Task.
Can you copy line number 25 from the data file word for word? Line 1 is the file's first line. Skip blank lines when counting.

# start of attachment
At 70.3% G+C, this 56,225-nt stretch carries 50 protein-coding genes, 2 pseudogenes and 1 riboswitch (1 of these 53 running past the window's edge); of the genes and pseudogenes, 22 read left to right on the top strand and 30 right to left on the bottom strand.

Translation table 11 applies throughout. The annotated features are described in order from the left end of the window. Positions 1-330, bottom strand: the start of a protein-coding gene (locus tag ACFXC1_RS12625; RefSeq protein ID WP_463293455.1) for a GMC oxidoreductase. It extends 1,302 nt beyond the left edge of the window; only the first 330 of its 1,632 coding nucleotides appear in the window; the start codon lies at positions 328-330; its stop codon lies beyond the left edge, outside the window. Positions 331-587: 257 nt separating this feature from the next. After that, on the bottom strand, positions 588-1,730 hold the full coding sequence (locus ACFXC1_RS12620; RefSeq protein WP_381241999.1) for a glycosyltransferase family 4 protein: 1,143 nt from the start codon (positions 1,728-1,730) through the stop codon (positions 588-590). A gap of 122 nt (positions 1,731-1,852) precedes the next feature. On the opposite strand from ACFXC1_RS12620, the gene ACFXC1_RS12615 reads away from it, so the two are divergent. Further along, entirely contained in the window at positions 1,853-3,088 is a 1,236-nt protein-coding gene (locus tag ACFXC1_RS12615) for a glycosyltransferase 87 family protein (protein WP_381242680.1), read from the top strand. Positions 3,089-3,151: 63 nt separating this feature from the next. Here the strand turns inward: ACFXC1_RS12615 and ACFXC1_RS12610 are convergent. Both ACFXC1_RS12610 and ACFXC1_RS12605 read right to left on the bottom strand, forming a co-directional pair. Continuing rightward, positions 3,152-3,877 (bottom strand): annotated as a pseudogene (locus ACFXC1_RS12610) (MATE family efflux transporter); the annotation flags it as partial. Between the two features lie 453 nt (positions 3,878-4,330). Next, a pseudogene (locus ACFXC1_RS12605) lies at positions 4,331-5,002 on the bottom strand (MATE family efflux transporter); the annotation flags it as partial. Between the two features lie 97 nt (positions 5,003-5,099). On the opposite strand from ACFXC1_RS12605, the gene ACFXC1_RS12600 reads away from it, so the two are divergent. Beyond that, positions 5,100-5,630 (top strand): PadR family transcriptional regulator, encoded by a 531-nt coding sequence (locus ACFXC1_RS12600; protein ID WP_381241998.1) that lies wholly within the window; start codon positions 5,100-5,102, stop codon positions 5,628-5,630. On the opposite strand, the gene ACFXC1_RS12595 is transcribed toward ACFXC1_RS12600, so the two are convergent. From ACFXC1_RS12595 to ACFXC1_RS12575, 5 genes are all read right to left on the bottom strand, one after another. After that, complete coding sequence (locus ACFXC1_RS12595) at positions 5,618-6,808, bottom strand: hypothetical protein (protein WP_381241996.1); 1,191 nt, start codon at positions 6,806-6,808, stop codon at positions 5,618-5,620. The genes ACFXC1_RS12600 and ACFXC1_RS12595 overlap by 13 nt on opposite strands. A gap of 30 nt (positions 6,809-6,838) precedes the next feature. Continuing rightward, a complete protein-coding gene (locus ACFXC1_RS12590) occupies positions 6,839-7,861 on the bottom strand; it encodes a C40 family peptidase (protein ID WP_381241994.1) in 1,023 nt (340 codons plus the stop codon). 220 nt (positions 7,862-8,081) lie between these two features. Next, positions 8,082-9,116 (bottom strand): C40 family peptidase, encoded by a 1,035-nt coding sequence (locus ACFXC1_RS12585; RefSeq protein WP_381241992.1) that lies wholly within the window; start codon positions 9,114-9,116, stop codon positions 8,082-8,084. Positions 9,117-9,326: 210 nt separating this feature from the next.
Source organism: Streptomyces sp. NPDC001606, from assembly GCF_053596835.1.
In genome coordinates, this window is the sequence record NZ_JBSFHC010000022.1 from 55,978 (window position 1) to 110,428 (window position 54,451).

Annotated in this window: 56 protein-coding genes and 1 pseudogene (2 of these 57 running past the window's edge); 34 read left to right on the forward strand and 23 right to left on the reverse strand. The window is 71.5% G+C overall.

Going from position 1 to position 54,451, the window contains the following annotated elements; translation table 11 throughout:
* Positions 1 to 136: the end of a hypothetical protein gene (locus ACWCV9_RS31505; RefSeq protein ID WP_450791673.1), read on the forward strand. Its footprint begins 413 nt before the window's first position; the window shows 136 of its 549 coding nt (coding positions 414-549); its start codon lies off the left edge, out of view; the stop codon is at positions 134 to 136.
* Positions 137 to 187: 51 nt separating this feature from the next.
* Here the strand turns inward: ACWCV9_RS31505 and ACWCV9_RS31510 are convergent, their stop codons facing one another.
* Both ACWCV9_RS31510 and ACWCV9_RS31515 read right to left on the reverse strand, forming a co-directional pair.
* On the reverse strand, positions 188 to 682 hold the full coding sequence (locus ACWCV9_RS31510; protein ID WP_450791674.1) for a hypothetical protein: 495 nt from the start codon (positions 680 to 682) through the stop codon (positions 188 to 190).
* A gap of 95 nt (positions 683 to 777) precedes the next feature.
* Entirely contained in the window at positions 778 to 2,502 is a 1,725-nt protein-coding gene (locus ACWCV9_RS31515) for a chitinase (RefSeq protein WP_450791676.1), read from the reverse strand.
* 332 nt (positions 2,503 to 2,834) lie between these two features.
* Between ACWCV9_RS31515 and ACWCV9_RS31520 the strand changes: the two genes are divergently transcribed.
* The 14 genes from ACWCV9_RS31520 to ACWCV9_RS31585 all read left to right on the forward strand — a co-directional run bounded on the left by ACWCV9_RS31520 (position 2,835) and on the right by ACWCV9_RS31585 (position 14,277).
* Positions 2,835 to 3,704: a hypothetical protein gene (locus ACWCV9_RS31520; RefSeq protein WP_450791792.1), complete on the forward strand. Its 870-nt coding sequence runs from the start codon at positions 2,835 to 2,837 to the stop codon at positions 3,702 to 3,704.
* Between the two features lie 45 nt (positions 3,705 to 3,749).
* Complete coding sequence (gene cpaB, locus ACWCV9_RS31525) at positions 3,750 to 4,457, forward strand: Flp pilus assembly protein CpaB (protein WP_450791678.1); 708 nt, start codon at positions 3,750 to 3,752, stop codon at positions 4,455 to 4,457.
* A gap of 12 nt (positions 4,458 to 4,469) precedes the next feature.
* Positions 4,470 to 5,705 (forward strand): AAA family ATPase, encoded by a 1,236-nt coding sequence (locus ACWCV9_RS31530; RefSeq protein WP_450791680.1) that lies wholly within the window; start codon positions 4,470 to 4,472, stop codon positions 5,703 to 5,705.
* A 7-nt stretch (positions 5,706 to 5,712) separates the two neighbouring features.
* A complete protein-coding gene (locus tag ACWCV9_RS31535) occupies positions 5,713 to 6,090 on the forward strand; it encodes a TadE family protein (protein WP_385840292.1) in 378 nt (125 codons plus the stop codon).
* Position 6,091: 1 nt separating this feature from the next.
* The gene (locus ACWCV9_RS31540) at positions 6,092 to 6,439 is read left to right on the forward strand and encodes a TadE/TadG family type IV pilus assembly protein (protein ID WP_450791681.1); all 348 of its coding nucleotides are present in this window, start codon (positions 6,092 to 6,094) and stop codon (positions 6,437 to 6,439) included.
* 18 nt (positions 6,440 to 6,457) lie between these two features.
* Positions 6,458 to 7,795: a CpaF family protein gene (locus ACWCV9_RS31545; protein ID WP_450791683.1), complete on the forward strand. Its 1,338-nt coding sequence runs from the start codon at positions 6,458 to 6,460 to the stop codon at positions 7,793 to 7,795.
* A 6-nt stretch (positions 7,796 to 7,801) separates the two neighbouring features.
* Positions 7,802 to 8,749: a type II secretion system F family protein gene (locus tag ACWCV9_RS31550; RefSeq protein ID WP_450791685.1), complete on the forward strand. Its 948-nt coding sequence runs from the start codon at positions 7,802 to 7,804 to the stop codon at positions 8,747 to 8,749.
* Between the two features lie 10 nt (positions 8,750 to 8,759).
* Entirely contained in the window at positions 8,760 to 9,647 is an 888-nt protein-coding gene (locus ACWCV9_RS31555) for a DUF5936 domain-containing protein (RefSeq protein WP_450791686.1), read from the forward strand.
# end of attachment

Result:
* The gene (locus ACWCV9_RS31540) at positions 6,092 to 6,439 is read left to right on the forward strand and encodes a TadE/TadG family type IV pilus assembly protein (protein ID WP_450791681.1); all 348 of its coding nucleotides are present in this window, start codon (positions 6,092 to 6,094) and stop codon (positions 6,437 to 6,439) included.